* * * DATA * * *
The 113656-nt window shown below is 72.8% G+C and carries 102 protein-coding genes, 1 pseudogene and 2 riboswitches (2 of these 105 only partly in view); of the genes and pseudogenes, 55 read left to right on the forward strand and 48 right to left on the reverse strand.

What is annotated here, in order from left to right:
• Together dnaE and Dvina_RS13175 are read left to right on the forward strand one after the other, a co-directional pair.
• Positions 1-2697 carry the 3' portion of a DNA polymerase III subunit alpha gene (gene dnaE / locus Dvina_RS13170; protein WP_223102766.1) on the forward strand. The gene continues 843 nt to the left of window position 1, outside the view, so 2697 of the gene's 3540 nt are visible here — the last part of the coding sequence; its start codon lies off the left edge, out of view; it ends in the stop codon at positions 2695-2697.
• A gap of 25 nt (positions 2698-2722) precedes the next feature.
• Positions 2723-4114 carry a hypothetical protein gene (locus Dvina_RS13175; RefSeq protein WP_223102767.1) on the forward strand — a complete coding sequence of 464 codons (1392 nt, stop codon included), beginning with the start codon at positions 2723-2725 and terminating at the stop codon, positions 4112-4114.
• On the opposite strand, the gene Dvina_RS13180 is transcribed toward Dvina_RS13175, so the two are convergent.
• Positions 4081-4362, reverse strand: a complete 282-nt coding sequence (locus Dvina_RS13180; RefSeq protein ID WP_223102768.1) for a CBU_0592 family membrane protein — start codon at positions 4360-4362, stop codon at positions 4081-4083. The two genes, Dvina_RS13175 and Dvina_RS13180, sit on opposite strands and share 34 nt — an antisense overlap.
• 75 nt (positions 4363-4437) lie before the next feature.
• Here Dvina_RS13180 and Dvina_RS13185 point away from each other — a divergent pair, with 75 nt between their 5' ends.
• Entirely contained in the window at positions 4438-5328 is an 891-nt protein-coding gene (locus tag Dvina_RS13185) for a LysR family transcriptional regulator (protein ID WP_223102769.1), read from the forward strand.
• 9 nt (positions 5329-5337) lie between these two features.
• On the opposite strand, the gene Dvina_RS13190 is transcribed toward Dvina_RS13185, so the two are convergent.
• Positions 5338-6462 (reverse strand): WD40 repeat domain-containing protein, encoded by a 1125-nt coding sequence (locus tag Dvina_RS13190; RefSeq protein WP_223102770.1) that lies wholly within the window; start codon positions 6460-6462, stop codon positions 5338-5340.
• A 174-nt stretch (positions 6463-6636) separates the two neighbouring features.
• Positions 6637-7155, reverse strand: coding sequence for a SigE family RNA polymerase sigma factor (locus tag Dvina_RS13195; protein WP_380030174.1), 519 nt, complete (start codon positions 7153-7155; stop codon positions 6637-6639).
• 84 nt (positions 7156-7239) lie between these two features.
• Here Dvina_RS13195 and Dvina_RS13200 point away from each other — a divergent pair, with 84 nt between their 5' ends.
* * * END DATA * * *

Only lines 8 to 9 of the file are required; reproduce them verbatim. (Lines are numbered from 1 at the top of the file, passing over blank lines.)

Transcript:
• Positions 4081-4362, reverse strand: a complete 282-nt coding sequence (locus Dvina_RS13180; RefSeq protein ID WP_223102768.1) for a CBU_0592 family membrane protein — start codon at positions 4360-4362, stop codon at positions 4081-4083. The two genes, Dvina_RS13175 and Dvina_RS13180, sit on opposite strands and share 34 nt — an antisense overlap.
• 75 nt (positions 4363-4437) lie before the next feature.